phalanx by means of Grayson’s ligament.
  • This configuration progressively
    displaces the neurovascular bundle with increasing PIP joint
    contracture, first toward the midline, then proximally, and then
    superficially. This places the neurovascular bundle at considerable
    risk during surgery because the neurovascular bundle spirals around
    this fascial structure, called the spiral cord.
  • The spiral cord is either a continuation
    of the spiral band or arises from the musculotendinous junction of an
    intrinsic muscle; it attaches distally to the flexor sheath and bone in
    the middle phalanx.
Natatory Ligament
  • Disease and contracture of the transverse
    elements of the natatory ligaments form the natatory cords that produce
    contracture of the finger web spaces, with loss of abduction of the
  • The distal digital extension of the
    natatory ligament joins the spiral band, and these two bands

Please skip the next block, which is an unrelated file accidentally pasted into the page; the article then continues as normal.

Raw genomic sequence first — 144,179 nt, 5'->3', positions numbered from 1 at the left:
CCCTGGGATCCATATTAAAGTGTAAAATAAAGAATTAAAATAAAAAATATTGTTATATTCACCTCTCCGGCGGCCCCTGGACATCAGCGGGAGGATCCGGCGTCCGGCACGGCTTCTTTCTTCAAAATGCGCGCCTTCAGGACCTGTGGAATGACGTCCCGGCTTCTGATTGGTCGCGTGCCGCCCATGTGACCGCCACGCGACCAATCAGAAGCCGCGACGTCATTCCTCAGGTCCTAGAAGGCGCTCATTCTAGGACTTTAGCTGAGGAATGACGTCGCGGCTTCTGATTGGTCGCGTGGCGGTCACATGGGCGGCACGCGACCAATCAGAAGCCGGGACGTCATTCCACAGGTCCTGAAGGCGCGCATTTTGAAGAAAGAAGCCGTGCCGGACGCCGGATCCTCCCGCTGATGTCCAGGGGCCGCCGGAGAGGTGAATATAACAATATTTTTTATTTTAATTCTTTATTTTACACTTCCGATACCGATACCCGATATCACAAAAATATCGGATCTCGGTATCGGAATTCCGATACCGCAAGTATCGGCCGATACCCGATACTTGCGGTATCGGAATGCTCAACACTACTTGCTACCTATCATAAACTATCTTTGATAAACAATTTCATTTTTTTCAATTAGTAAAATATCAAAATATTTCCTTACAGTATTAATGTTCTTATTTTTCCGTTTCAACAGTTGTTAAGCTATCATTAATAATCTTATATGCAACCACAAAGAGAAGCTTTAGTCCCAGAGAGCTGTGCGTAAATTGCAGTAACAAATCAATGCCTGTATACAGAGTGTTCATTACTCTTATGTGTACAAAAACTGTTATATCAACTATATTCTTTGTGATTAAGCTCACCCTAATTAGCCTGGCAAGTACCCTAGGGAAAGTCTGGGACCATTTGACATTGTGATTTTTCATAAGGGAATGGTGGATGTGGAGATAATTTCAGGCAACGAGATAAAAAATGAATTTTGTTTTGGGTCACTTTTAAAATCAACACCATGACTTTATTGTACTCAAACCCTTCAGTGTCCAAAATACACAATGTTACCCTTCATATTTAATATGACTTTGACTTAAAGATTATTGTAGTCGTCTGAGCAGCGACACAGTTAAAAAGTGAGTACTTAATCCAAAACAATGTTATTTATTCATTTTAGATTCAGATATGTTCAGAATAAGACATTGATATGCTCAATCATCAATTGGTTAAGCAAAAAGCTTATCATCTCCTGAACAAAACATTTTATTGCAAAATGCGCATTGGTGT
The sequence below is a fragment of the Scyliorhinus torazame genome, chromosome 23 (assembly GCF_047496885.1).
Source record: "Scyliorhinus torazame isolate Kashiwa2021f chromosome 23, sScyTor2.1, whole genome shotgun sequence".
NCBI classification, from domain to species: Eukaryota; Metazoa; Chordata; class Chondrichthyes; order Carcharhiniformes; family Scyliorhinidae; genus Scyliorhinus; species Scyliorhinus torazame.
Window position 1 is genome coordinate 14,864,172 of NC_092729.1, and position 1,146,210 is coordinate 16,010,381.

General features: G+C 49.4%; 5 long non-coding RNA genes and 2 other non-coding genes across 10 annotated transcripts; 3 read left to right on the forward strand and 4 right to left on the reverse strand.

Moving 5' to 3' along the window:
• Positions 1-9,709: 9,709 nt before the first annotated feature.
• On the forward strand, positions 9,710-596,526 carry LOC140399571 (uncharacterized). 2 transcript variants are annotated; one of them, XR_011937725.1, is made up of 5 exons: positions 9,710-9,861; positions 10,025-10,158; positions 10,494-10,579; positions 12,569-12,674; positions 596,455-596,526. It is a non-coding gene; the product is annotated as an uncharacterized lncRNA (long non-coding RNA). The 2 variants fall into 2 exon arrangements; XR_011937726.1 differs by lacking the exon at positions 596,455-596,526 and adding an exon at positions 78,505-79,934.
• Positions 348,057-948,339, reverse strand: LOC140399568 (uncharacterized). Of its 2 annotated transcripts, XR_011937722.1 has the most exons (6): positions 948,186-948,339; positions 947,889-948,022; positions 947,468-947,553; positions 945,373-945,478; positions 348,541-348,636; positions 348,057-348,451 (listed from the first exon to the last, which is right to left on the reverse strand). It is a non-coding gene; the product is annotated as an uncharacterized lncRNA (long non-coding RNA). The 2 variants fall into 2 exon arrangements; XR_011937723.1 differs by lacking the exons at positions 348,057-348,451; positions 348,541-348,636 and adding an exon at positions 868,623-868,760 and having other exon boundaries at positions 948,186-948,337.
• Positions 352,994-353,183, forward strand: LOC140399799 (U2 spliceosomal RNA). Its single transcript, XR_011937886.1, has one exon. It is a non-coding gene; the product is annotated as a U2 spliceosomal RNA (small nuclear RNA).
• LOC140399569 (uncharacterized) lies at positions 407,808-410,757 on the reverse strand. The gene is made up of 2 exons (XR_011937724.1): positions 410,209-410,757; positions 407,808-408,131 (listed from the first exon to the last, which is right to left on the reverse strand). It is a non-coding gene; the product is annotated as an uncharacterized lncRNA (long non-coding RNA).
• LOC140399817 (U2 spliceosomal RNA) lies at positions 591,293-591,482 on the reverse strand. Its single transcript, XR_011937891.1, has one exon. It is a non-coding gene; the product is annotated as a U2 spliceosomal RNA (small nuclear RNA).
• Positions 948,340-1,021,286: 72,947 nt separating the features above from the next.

subsequently join the lateral digital sheet to form the lateral cord.
Grayson’s Ligaments
  • Grayson’s ligaments, located in the
    middle and proximal phalanges, pass from the digital flexor sheath,
    palmar to the neurovascular bundle, to the lateral digital sheet. They
    are in the same fascial plane as the natatory ligaments.
  • They provide attachment for the spiral cords to the middle phalanx.
Lateral Digital Sheet
  • The lateral digital sheet is a condensation of the superficial fascia on either side of the finger.
  • It receives fibers from the natatory and spiral ligaments, as well as from Grayson’s and Cleland’s ligaments.
  • When diseased, it is known as the lateral cord.
Lateral Cord
  • The lateral cord runs from the natatory ligament to the lateral digital sheet.
  • It usually does not cause PIP joint